Saturday, September 3, 2011

Day 3 - Heidelberg, Germany (2011)

It's our third day in Germany, and based on our semi-flexible itinerary, we were Heidelberg-bound for the day.

Heidelberg is located in the south-west part of Germany, that means we needed to drive south again from our base town Gelnhausen. It's about 130kms, a good hour and a half drive (or shorter if you drive really fast in the autobahn). 

Same as the other days, we had breakfast at home first. We arrived in Heidelberg just in time for lunch (after twelve lunch that is). We parked the car and walked to a mall in the centre of the city. My brother-in-law suggested we go to Chinese restaurant where he and my sis-in-law had lunch (or was it dinner?) during their visit before. We walked for about 10mins to get to the mall - which had most of its shops closed, except for the restaurant we were going to dine in. We ordered, ate, chatted and went on our way.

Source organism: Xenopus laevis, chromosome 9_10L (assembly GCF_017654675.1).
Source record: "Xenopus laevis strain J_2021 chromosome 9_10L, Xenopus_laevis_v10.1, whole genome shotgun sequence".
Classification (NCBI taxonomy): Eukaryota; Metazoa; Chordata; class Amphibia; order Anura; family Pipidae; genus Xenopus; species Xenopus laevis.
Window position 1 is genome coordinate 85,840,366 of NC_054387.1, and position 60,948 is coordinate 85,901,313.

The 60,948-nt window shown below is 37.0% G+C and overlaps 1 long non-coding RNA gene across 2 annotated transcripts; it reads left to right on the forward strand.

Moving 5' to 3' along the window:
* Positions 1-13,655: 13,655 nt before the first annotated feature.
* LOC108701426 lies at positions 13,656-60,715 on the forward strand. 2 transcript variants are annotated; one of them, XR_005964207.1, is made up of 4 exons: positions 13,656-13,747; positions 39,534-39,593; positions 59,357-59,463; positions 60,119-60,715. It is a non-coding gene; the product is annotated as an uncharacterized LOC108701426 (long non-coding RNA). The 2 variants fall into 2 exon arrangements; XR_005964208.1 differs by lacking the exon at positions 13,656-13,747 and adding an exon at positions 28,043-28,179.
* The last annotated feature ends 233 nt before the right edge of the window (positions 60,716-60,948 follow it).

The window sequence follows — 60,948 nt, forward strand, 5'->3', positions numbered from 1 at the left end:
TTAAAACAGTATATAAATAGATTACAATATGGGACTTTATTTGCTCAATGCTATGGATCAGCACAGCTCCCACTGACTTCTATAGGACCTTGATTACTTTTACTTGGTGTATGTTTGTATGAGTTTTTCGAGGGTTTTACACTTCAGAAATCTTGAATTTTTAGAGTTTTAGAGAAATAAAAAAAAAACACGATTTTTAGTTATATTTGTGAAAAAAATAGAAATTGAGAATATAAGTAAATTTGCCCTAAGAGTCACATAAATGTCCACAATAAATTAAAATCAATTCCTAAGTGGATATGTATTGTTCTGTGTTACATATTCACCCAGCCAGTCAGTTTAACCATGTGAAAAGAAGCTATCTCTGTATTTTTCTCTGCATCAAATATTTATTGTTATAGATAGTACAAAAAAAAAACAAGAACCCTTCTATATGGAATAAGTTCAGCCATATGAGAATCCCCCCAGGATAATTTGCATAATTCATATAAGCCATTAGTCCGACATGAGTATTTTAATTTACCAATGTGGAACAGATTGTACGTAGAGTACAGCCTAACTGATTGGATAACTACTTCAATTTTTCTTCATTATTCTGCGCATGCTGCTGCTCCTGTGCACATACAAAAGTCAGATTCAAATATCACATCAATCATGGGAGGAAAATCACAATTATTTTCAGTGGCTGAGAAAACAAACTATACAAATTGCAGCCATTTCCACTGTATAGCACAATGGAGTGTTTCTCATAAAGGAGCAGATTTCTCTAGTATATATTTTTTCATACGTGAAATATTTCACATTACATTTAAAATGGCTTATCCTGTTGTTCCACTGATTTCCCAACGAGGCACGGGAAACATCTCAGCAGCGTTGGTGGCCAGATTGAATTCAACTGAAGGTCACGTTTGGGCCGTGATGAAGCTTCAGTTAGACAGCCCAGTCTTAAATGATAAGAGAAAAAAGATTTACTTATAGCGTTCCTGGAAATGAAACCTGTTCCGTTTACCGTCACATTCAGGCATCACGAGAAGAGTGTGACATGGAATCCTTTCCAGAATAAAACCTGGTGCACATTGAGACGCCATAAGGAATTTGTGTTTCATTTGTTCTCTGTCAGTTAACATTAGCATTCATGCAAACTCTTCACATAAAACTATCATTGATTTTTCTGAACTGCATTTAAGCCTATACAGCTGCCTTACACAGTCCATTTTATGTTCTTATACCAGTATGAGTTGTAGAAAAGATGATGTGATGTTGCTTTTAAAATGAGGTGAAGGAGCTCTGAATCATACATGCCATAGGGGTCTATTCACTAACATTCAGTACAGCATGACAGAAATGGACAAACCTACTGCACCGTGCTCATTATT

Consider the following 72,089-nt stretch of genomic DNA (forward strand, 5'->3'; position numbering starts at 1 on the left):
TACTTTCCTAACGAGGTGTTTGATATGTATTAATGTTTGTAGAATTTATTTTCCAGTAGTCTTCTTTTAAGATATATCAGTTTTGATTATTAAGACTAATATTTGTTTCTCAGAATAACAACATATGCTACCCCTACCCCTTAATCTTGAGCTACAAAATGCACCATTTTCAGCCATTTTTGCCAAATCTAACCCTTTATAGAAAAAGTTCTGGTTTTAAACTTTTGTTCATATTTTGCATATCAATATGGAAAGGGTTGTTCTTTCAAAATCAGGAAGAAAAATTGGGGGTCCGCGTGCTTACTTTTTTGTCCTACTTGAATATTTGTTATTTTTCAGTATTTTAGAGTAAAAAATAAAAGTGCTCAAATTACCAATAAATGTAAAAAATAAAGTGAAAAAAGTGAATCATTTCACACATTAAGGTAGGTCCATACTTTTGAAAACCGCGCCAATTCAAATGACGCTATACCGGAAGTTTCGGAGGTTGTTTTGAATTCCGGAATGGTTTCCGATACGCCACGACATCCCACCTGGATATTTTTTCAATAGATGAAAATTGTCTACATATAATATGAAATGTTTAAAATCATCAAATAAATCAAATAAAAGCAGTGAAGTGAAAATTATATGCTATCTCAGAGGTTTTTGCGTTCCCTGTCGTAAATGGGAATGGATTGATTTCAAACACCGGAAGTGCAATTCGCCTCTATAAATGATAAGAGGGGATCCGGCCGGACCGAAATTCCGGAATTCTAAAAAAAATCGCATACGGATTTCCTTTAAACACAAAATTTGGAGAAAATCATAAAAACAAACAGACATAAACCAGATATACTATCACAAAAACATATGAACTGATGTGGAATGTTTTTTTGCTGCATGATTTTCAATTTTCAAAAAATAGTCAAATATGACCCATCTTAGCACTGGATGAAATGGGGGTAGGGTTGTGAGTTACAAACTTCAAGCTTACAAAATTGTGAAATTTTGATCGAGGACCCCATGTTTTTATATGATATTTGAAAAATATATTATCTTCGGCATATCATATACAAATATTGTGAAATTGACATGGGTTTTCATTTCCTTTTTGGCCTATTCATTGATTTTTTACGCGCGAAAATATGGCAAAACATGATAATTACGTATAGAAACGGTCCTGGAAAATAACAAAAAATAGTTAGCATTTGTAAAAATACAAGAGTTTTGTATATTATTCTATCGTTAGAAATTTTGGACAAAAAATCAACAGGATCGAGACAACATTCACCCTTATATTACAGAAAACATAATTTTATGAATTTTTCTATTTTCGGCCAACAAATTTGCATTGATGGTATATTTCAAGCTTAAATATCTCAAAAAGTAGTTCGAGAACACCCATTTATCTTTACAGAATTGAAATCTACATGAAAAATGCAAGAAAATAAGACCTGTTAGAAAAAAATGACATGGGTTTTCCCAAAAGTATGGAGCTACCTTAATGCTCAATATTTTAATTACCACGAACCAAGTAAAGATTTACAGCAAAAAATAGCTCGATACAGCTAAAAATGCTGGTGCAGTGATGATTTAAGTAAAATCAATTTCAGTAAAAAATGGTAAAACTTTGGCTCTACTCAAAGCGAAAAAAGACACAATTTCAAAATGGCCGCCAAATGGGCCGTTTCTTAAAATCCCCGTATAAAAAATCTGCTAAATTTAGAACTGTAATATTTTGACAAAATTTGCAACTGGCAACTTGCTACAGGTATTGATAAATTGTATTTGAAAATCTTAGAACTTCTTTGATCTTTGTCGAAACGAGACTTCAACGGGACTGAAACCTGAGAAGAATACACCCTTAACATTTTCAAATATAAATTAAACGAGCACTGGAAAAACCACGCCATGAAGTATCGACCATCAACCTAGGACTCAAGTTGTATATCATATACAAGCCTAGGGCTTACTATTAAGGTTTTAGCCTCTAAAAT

Since my bro-in-law was already familiar with the place (he used to live here during his uni years), we didn't worry much about getting lost, or walking around in circles just to get to the different points of interest. It's going to be a full afternoon of walking and sight-seeing with our trusty "local" host.

As we came out of the mall, we walked towards Theodore-Heuss Brucke (bridge) and crossed over.

the kids took turns making out how this works. They should put their hands on it and wait for the traffic light to turn red (for cars) and green (for pedestrians)

view of the Neckar River from the bridge, with people sunbathing on the side

photo op on the bridge before embarking on our long walk up the Philosopher's Walk

overlooking the Old Bridge, where we will be walking on after going down from Philosopher's Walk and on the way up to the castle